We all remember the familiar adage from childhood: Sticks and stones may break my bones, but words will never hurt me. As it turns out, words can and do hurt, especially when vicious comments made about your body turn personal — really personal — and are posted in public forums.
We’ve all been there. Life gets really busy and you skip breakfast or lunch. Or you’re traveling and didn’t bring any snacks. You feel cranky, agitated, and hungry. Turns out, you’re probably hangry, a condition that Merriam-Webster describes as “irritable or angry because of hunger.”
It’s common to worry about your child’s future, and it can be frustrating to see them struggle in school or life. For some children, issues can arise as a result of trauma. Others may not have learned the skills that enable them to succeed. If you’re one of those frustrated parents who have thought, My child is lazy, or perhaps directionless, the good news is there are ways to help, even if more acute problems such as law-breaking or addiction are part of the problem.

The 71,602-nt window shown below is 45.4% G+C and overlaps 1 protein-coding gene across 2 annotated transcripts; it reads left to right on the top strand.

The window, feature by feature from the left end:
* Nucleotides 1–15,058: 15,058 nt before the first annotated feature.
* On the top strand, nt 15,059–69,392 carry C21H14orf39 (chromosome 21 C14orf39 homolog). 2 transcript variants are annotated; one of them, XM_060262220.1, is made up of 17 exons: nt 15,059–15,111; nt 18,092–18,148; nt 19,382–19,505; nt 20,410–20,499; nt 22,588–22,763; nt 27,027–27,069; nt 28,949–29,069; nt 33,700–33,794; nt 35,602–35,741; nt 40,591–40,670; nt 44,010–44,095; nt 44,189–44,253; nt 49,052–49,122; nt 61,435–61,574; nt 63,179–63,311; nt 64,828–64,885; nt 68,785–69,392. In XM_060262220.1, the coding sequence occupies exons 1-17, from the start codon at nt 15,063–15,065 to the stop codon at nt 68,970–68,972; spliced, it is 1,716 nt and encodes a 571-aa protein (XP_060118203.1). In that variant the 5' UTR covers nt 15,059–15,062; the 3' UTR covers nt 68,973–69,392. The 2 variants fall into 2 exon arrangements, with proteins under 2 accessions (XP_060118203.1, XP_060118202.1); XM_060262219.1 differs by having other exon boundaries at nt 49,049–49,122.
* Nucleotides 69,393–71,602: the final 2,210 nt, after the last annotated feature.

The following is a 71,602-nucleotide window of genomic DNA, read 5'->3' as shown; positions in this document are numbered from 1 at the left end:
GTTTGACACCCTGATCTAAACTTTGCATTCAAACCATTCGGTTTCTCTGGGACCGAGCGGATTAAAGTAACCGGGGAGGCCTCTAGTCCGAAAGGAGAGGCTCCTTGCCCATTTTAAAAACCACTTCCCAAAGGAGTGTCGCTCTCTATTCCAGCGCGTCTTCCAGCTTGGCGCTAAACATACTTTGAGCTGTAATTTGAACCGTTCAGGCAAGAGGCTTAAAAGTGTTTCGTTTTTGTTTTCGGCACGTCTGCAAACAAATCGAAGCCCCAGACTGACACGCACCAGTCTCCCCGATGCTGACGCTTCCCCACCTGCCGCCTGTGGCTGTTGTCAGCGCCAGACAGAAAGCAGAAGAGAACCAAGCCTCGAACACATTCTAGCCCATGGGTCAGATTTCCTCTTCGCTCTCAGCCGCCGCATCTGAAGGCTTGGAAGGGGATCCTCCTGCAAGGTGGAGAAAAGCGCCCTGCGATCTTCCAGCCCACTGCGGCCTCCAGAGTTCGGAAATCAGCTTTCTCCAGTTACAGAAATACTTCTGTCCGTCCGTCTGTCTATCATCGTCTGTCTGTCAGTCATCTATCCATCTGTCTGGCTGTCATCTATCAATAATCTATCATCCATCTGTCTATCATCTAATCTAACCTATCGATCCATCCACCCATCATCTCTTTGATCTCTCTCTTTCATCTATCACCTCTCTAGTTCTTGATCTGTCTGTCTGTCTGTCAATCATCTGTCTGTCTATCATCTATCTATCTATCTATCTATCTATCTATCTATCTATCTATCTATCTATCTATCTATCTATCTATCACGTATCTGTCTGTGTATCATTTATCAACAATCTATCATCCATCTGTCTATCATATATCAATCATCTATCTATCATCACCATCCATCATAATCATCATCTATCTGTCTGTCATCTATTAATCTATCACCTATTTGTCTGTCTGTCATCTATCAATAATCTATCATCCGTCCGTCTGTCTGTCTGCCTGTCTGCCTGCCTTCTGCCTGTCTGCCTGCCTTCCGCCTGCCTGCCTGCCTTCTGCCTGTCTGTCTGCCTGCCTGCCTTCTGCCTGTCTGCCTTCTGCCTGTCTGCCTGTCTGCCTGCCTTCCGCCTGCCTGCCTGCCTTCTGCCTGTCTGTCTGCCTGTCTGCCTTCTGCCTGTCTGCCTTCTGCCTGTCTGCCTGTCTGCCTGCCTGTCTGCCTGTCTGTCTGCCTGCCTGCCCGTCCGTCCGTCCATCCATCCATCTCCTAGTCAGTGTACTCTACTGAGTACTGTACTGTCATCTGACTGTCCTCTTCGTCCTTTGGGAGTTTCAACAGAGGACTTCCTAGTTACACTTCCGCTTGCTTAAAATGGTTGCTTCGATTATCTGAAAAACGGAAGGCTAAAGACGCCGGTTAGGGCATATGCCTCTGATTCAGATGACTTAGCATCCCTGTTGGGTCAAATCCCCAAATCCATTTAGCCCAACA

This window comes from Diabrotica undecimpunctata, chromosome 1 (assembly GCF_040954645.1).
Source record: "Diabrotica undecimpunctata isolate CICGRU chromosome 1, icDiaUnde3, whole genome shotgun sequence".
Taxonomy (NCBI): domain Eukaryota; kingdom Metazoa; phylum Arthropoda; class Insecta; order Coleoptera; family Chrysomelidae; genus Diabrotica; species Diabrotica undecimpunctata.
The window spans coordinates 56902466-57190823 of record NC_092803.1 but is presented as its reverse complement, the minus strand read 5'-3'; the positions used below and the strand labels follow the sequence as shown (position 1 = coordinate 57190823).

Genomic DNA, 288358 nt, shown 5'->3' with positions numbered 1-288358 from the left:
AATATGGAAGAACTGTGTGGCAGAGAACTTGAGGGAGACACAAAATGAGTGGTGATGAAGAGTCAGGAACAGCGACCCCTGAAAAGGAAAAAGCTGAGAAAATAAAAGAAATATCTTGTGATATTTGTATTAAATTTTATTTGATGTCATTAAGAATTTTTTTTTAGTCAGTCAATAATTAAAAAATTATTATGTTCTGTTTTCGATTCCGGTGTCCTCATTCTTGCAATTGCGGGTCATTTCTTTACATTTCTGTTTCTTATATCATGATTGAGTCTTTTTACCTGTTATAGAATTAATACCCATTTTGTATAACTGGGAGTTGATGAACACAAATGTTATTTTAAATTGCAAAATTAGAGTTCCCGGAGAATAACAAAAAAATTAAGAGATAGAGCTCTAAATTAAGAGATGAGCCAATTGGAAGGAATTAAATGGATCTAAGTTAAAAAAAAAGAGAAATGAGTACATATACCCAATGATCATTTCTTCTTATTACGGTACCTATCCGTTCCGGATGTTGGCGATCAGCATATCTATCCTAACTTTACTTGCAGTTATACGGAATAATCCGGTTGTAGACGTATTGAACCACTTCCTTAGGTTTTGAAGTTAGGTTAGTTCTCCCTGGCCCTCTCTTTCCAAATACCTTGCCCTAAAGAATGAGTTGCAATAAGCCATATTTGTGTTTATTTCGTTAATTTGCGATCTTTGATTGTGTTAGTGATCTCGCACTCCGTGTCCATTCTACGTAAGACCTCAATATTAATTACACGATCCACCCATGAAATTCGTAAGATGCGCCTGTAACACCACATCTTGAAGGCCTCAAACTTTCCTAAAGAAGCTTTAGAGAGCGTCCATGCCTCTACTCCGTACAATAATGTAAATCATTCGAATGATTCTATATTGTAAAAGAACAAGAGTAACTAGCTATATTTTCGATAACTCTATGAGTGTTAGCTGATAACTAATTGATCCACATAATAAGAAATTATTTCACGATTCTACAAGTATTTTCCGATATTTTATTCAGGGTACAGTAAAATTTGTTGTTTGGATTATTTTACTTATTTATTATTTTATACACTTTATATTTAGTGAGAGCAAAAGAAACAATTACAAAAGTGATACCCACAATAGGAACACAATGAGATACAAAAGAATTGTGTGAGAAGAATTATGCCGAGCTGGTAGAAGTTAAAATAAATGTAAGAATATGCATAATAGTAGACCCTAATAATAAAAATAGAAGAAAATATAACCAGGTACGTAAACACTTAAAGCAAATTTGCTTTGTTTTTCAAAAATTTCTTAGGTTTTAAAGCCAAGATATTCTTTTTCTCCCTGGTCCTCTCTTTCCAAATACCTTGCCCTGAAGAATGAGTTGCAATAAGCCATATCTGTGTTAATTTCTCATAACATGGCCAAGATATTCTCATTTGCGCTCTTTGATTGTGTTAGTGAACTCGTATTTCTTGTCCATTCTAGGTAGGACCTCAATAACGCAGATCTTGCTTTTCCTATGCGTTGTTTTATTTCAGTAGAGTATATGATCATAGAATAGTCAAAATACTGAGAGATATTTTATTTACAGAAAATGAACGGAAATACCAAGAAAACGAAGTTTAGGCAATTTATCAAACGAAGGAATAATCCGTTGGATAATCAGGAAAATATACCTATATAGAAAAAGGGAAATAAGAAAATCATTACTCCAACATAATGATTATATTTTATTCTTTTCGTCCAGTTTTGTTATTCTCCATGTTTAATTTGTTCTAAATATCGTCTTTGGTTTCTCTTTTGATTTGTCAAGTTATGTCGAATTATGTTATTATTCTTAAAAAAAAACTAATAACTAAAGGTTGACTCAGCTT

We’re living in stressful times, and unfortunately, children and teens are not immune to the challenges we are facing in the world today. Young people are dealing with more stress, anxiety, and depression than ever before, and it leaves many of them seeking ways to cope. Unfortunately, adolescents and teens are not as skilled as adults in handling these things, and many are turning to self-harming behaviors as coping mechanisms.
Eating disorders are another story. We can’t, and shouldn’t, abstain from food. In fact, the goal of eating disorder treatment is to transform the role of food from enemy to friend. This is where something called exposure therapy can be beneficial.